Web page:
“Costco has been a client for a long time, and they asked me what arguments could be made,” Burman says. “It’s amazing how entrenched things had become, with big financial interests having grown up around the way things are. There were powerful people with a lot of money at stake.
“We were on the side of free enterprise, of allowing people to make their own decisions about what’s best for them.”
In that case, the 9th Circuit ruled partially for the state liquor board in January 2008. But last year, Costco was able to push through a state initiative that eliminated the state monopoly, effective this year.
At the dramatic 2005 trial in the Chelan courthouse, spurred by the Democrats’ hair-thin margin of victory, Republican gubernatorial candidate Dino Rossi’s supporters had pored over election returns and found disturbing instances of sloppy work—lost ballots, people who voted twice, votes by convicted felons whose eligibility was questioned. They sued, arguing that, if you excluded illegal and dubious voters, Rossi had actually won the day.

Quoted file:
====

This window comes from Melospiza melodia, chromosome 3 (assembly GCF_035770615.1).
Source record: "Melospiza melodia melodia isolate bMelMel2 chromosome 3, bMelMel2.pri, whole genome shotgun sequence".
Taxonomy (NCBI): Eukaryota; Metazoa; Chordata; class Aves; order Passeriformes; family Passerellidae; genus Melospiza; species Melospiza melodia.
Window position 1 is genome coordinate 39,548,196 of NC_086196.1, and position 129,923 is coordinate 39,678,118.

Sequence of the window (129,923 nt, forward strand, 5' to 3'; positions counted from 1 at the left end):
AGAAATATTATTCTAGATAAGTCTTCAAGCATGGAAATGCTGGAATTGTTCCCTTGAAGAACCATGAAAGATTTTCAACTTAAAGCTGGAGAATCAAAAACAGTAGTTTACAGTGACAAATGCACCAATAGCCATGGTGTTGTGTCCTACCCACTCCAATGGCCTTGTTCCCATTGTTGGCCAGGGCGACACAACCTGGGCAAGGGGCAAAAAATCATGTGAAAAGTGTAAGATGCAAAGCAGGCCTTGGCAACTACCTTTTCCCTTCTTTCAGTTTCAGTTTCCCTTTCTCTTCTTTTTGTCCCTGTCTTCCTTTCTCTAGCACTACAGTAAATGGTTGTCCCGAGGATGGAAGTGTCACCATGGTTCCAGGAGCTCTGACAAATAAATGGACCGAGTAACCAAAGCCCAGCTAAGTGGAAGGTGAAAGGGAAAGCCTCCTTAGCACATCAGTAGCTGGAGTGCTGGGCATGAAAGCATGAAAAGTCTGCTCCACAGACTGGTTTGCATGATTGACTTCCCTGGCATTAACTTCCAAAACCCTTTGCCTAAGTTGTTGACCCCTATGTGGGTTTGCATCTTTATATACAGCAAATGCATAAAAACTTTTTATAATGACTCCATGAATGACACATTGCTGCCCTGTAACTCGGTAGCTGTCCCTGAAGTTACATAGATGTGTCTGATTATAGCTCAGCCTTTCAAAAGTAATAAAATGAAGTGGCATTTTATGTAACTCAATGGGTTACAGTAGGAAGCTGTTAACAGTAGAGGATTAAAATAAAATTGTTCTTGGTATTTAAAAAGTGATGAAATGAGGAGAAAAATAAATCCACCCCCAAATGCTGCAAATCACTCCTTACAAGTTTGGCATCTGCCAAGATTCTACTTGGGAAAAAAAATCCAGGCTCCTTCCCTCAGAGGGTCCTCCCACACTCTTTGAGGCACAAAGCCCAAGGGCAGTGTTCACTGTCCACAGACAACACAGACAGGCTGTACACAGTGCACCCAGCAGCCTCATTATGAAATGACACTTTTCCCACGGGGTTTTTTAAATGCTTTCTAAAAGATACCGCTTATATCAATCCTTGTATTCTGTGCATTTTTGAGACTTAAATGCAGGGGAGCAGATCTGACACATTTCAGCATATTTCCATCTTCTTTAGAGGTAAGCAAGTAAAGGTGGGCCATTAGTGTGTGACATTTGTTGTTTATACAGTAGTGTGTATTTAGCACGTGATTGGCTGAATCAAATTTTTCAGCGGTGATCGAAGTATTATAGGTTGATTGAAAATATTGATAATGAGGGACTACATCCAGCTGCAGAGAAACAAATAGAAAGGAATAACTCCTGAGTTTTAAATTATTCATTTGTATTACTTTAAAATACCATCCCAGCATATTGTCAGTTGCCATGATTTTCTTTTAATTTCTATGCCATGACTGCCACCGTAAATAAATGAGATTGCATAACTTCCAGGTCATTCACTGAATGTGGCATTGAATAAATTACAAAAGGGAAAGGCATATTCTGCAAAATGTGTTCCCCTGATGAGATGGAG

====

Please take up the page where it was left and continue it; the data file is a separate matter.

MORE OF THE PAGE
They managed to get the case tried in Wenatchee, which is famed for its production of apples and Republicans, and in front of a judge who had overturned a local election a few years earlier.
“It was a fascinating case,” Burman says. “One advantage was that, when it involves elections, it’s going to be resolved pretty quickly. So you get an intense trial, but there’s going to be an outcome.”